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Side Effects of Too Much or Not Enough Zinc

by
author image Jill Corleone, RDN, LD
Jill Corleone is a registered dietitian and health coach who has been writing and lecturing on diet and health for more than 15 years. Her work has been featured on the Huffington Post, Diabetes Self-Management and in the book "Noninvasive Mechanical Ventilation," edited by John R. Bach, M.D. Corleone holds a Bachelor of Science in nutrition.
Side Effects of Too Much or Not Enough Zinc
A large pile of crab legs. Photo Credit papa1266/iStock/Getty Images

Zinc is an essential trace mineral that you must obtain from food to meet your needs. Adequate intakes of zinc support your immune system, help in wound healing and are required for protein synthesis. Healthy adult men need 11 milligrams of zinc a day, and healthy adult women need 8 milligrams. Not getting enough or getting too much zinc can have lead to serious side effects.

Hypogonadism

Inadequate intakes of zinc in men can lead to hypogonadism, a condition in which men do not produce enough testosterone, according to a review in the 2009 issue of the "Journal of the American College of Nutrition." Hypogonadism in young men can delay the onset of puberty and affect normal growth and development. In older men, it can lead to erectile dysfunction, infertility, a decrease in muscle mass, a decrease in bone mass and the development of breast tissue. It can also lead to fatigue, affect your concentration and cause hot flashes.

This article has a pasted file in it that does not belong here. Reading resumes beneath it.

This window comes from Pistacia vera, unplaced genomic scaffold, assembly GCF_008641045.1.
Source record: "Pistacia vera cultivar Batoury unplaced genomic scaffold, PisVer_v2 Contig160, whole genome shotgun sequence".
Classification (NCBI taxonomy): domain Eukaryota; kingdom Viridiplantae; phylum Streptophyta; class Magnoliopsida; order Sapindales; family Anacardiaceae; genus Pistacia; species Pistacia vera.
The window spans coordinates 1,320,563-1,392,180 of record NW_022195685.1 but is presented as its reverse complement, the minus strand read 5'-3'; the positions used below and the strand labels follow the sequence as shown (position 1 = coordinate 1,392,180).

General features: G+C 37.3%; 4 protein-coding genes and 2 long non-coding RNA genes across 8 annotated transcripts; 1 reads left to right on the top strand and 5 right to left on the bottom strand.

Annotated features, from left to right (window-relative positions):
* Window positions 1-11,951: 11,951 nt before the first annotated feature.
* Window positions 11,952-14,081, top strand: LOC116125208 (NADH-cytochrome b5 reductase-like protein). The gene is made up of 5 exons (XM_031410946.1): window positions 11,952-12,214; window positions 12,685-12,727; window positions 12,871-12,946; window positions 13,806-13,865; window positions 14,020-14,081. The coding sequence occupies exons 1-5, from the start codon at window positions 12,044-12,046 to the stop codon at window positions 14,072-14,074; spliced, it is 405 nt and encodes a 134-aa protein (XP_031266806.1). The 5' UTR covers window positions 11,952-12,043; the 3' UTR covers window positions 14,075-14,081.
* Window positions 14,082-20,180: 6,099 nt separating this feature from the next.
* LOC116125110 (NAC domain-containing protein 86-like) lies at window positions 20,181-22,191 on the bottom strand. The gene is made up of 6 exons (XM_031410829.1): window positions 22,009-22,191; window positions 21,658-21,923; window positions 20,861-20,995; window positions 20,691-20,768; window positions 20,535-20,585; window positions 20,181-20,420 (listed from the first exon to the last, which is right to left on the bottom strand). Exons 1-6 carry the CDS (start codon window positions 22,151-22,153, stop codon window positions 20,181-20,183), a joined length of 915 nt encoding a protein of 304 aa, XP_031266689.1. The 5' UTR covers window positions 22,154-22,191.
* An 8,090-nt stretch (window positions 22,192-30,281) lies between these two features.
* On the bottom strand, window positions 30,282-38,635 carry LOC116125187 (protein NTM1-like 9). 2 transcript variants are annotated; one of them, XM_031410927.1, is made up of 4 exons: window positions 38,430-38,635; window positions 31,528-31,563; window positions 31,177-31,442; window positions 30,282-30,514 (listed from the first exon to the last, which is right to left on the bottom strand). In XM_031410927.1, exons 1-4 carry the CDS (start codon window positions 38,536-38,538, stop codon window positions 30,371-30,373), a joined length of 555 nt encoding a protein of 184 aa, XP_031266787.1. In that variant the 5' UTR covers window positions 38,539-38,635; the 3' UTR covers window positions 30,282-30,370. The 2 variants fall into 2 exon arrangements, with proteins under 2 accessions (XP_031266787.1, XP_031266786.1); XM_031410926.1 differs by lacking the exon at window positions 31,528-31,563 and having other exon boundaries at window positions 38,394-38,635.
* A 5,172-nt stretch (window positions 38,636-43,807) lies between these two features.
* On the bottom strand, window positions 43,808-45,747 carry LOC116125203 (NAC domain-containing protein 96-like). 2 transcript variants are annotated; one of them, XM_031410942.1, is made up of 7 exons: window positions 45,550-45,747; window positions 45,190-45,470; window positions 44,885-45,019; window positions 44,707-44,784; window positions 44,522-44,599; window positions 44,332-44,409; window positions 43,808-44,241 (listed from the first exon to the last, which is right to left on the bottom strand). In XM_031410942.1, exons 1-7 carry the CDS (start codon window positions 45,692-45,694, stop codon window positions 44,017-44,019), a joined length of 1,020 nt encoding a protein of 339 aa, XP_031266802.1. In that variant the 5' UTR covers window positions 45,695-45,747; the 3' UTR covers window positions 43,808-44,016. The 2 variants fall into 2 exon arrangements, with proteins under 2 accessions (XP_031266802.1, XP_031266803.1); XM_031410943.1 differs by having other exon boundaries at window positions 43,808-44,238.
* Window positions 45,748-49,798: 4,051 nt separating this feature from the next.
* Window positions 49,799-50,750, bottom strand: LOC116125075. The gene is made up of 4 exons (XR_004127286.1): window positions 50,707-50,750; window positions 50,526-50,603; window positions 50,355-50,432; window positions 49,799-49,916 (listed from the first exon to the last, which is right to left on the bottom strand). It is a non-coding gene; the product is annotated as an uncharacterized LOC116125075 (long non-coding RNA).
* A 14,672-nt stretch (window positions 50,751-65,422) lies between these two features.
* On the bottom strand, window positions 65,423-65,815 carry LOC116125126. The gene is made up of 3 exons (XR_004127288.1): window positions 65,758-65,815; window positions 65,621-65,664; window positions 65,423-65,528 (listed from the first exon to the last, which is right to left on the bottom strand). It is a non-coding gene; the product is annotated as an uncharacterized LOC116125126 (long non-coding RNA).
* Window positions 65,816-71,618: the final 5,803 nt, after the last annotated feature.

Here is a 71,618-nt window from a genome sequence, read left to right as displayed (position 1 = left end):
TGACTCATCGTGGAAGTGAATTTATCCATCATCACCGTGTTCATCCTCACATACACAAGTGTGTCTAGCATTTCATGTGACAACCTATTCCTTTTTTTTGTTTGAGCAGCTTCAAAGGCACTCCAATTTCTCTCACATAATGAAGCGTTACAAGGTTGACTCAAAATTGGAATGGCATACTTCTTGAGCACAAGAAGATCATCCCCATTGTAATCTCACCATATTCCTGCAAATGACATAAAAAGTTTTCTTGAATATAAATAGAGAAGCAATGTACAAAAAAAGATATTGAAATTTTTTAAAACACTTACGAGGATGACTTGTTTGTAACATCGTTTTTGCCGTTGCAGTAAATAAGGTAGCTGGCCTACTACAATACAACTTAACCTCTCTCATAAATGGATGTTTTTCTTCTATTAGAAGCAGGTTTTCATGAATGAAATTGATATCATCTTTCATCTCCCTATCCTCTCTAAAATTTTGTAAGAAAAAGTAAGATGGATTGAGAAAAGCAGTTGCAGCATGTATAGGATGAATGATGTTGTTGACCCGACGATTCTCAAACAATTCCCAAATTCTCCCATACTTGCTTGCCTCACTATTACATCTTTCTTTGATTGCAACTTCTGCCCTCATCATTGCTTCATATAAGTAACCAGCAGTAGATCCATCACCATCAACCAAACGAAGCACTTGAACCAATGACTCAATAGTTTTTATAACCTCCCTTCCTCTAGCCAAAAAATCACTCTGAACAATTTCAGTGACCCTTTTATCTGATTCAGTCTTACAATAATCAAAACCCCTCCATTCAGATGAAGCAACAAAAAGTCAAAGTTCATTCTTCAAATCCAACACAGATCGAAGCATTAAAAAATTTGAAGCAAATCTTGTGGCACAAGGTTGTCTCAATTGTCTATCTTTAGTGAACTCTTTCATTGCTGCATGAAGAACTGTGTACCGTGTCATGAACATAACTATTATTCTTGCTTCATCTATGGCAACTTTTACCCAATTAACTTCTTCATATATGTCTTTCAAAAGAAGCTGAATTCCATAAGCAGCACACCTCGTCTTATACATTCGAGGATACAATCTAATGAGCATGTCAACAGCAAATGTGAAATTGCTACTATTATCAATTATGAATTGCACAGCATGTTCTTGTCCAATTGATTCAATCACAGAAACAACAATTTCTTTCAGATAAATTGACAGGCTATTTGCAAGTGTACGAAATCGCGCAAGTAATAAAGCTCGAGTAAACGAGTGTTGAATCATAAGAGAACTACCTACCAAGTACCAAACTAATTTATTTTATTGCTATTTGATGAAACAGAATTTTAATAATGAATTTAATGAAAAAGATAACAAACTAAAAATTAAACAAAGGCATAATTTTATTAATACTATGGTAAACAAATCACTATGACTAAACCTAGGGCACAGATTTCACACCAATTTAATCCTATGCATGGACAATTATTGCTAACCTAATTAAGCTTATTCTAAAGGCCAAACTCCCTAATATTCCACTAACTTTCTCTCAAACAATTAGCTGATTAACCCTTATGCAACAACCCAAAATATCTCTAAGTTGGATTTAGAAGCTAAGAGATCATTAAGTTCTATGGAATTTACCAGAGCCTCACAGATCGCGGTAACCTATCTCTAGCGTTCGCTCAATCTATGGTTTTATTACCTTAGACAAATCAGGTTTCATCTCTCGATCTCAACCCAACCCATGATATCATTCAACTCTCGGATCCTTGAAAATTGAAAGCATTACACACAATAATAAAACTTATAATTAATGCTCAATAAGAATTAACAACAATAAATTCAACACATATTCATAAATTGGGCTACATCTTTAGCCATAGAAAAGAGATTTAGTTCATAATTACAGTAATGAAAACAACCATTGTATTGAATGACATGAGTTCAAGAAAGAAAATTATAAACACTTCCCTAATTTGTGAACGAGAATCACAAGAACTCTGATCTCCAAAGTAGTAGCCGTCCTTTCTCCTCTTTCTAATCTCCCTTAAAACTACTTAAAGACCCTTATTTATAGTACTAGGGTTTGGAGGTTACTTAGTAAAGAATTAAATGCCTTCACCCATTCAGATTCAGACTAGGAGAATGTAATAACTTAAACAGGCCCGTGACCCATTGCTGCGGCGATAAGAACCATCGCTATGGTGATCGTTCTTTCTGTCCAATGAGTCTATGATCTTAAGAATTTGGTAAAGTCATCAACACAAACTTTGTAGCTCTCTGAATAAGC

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Delay Growth and Development

Inadequate intakes of zinc can also affect normal growth and development. Older infants, between the ages of 7 to 12 months, who rely solely on breast milk as their primary source of nutrition are at risk of not getting enough zinc in their diets. Zinc-deficient infants with mild to moderate growth failure can improve growth with supplementation, according to the Office of Dietary Supplements. If you breast-feed, be sure you get adequate zinc intake, without going over your recommended limit of 12 milligrams per day, as stated by the ODS.

Lead to Copper Deficiency

Too much zinc in your diet can lead to a copper deficiency. Daily intakes of 60 milligrams of zinc can lead to a deficiency in your copper levels. Low copper levels can lead to anemia, a decrease in your body temperature, osteoporosis, low white blood cell count, irregular heartbeat and thyroid disorders. When supplementing with zinc, doctors recommend adding a copper supplement to prevent deficiencies, according to the University of Maryland Medical Center.

Acute Intoxication

High intakes of zinc can cause symptoms immediately. One case report noted a severe vomiting and diarrhea within 30 minutes after taking 4 grams of zinc gluconate, which is 570 milligrams of elemental zinc, according to the Office of Dietary Supplements. Other acute symptoms of zinc intoxication include headaches, nausea, vomiting, diarrhea, loss of appetite and abdominal cramps. The maximum upper limit of zinc intake for adults, listed by the ODS is 40 milligrams.

Zinc in Food

Eating a balanced diet that includes a variety of foods will help ensure you get enough zinc in your diet, but not too much. Good food sources of zinc include oysters, beef shanks, crab legs, fortified breakfast cereals, cashews and baked beans, according to the Office of Dietary Supplements.

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